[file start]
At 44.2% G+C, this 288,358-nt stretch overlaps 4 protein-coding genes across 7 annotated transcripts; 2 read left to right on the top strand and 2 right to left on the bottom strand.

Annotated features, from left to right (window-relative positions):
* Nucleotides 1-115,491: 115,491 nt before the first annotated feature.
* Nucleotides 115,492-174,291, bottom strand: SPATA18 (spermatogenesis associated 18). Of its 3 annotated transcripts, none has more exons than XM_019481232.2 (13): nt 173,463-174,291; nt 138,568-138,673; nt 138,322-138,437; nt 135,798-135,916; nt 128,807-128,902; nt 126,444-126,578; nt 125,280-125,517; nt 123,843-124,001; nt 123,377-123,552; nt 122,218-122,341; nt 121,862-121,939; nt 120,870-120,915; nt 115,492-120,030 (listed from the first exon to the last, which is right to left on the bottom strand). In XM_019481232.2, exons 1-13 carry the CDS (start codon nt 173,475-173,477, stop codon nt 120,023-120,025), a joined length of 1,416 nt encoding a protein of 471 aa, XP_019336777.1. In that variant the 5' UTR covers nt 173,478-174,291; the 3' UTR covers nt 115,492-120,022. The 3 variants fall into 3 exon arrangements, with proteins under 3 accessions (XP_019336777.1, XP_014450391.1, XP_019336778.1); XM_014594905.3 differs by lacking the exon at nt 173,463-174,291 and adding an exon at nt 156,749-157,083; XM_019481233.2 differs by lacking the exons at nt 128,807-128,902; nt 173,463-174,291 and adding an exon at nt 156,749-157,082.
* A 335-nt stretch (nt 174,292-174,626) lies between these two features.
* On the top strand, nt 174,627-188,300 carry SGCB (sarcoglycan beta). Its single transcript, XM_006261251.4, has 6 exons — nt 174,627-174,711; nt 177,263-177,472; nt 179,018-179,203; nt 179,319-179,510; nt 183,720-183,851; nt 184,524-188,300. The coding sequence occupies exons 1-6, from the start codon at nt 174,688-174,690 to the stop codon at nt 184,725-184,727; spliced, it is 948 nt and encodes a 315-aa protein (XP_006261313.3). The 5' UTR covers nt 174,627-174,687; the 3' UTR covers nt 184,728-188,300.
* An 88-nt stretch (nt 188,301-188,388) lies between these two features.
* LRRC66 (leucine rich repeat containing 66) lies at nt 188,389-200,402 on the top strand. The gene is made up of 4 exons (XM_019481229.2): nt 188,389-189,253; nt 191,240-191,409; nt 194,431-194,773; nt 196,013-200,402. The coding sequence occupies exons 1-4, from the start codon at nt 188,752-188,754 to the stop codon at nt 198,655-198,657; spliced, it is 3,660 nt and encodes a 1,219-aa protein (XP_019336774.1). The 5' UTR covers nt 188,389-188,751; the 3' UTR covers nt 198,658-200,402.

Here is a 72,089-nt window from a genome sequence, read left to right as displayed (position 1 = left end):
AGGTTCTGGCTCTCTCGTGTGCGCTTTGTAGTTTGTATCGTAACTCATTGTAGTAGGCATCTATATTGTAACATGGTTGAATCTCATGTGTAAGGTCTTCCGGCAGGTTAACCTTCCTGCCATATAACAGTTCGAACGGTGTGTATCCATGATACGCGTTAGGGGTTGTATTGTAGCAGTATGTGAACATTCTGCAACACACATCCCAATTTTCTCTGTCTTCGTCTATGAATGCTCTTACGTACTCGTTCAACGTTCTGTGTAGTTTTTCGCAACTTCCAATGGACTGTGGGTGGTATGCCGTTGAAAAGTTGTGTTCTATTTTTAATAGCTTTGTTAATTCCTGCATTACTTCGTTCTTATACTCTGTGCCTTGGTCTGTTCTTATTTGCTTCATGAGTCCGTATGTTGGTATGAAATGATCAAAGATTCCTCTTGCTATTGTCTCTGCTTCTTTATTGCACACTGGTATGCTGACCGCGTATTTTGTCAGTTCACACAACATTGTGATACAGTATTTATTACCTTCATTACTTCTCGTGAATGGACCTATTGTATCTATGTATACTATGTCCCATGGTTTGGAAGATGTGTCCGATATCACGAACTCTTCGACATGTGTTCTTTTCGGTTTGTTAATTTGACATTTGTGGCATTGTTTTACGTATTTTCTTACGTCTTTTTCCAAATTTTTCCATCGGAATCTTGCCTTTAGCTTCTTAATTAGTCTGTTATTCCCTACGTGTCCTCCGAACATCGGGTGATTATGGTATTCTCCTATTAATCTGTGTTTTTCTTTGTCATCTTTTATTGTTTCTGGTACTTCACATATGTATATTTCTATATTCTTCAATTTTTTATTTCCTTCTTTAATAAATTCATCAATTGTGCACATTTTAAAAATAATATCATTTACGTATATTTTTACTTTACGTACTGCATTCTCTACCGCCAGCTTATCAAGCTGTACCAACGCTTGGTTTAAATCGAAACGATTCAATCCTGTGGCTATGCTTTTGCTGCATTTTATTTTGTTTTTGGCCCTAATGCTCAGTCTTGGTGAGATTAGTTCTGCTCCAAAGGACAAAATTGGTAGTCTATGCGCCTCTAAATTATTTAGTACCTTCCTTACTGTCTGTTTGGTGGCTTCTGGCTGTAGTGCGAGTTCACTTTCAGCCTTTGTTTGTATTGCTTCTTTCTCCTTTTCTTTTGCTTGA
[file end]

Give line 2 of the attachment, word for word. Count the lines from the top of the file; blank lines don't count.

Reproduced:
Annotated features, from left to right (window-relative positions):